Sunday, July 12, 2009

Michael Jackson is not really dead

Michael Jackson is not dead – at least not in the way that most of us know him.

Unless somebody got the chance to personally meet Jackson (click here for more information on him), we only knew him through the media.

Whether it was his music, his videos, his interviews or the reporting of his personal life, none of us had a close relationship with him. For some, it may feel like they had a personal relationship with him, but they did not.

He was only an idol that they worshipped.

Because of this, our relationship will continue with Jackson as if he never really died.

He definitely will continue to be a presence when it comes to the news media. Despite polling data that indicates Jackson's death has been covered too much, media outlets continue to bury us in it.

The 24-hour cable news channels certainly are eating this up. A week or so before his death, these channels were convincing us that the election protests in Iran were historic. They told us that change there would impact the fundamental fabric of the Middle East.

However, these stories disappeared into the night when Jackson died. It became all about Michael for several days, and he remains a staple in their programming a couple of weeks later.

Additionally, the Internet has exploded in Michael Jackson coverage. Just a casual search of cyberspace reveals that he remains a king.

So, our relationship with him continues. In fact, a person can make a compelling argument that he is bigger than ever. He certainly has a larger place in our lives.

Before his death, he was only a lurking presence in the background. True, he had been in the news because of the comeback concerts he was planning in Europe.

This was much bigger news over there than it was here. In America, we took notice of what he was doing, but he was not much more than a blip on the radar.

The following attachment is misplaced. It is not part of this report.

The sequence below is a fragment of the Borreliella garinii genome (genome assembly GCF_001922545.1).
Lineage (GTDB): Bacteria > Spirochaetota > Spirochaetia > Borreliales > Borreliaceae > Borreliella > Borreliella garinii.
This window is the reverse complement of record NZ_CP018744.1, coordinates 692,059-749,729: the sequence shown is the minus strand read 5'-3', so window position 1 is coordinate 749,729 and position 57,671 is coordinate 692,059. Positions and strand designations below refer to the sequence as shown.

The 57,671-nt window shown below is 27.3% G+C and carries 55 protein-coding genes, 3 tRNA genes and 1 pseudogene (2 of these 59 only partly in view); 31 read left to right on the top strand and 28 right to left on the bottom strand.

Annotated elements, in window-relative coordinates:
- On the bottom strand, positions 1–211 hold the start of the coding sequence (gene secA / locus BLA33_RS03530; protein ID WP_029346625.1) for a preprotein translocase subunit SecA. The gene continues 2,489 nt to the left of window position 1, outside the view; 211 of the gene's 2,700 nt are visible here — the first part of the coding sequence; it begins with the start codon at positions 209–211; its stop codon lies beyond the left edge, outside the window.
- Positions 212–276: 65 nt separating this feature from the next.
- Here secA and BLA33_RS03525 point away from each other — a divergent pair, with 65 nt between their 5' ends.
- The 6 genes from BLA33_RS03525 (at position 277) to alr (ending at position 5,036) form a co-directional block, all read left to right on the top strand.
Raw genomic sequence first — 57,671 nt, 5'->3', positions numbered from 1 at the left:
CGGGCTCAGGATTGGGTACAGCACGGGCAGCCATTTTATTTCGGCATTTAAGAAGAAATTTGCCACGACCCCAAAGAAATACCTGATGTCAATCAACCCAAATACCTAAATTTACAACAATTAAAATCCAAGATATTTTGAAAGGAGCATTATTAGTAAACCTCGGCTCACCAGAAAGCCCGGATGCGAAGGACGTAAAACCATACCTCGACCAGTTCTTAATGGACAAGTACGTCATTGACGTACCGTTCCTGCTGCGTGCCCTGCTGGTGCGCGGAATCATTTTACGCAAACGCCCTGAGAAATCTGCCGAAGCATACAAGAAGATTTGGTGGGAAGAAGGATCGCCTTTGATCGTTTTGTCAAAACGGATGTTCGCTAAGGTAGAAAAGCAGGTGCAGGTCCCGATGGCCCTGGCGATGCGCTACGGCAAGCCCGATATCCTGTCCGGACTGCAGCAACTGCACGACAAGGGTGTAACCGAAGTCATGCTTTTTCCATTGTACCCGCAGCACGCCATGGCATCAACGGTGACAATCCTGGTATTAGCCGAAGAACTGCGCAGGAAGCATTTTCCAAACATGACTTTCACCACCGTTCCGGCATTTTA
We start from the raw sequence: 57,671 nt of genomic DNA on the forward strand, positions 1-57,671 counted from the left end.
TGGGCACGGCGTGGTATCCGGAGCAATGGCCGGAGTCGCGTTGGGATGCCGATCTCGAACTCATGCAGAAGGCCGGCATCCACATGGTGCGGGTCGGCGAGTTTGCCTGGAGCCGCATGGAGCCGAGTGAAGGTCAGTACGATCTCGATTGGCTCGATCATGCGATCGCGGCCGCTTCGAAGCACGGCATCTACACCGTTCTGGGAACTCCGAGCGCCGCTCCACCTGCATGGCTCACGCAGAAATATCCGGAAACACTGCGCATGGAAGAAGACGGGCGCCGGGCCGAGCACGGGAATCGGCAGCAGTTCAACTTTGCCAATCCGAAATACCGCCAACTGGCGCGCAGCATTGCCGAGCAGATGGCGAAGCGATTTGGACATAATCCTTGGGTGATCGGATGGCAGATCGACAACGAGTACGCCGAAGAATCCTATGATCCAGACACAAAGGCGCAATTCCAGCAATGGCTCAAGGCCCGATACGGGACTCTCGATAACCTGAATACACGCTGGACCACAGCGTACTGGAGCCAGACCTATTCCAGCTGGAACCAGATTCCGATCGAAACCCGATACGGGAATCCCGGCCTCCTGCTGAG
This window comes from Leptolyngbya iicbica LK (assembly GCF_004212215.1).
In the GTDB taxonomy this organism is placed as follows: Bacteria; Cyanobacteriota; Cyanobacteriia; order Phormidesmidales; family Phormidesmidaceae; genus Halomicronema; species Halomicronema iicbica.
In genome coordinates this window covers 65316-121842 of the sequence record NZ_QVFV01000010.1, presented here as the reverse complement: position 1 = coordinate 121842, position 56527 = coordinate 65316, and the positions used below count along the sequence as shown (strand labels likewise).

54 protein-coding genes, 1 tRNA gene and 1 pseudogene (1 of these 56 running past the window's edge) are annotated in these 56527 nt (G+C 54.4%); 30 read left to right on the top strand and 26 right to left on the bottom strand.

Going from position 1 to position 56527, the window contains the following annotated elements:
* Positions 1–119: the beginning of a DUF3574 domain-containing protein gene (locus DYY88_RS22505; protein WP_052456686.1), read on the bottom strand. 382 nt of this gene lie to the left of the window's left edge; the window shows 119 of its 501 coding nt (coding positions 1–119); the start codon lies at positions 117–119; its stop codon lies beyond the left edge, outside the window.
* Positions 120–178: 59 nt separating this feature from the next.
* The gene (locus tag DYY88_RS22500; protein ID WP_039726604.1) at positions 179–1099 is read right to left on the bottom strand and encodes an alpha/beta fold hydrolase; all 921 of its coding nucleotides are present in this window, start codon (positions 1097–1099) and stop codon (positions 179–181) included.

Now, he is back and is getting as much exposure as he did back in the 1980s.

This is not that unusual when it comes to performers. The rock band the Doors saw a revival in interest in their music almost a decade after it broke up in the aftermath of singer Jim Morrison's death.

When the revival took place, it became so potent that Rolling Stone magazine put Morrison on its cover with the title: "He's hot. He's sexy, and he's dead."

Of course, the magazine was cashing in on Morrison's popularity, and this should continue in Jackson's case.

There have already been reports that tons of unreleased music are in the Jackson vault. These are likely songs rejected by Jackson for inclusion on his albums. Despite this, expect the songs to hit the market soon.

Whoever gains control of his unreleased music, they will likely have material to release for several years. We saw this with Elvis, Tupac Shakur, and Jimi Hendrix. My guess is that Jackson fans will be opening gifts this Christmas that include his 'new' music.

And let us not forget about existing Jackson product. Albums like Thriller, Off The Wall, and Bad have already zoomed back up the chart. Despite his immense fortune, Jackson has a chance to make more in death than in life. That is pretty staggering.

The marketing of the next phase of Michael Jackson's 'life' should be interesting to behold. Though it will be different, it will remain the same in many ways.

It will be all about pushing the Jackson image and his music.

In other words, our relationship with him will be the same.


Joltin' Django said...

Jackson was a certified freak, and he was an accused child molester -- man, that video of him holding hands with a small boy, whilst talking about bedding-down with other small boys, still makes the hair stand up on my neck. Thus, I don't think he's deserving of all the "he was the greatest" accolades he's been getting as of late.

I will say this, however: "Off the Wall" is a great album. It's the only Michael Jackson CD I have in my collection. I don't dance, but I'll readily admit that my toes start tapping -- rapidly -- whenever I listen to "Off the Wall."

Larry J. said...

Great music. Bad personal choices. That about sums it up.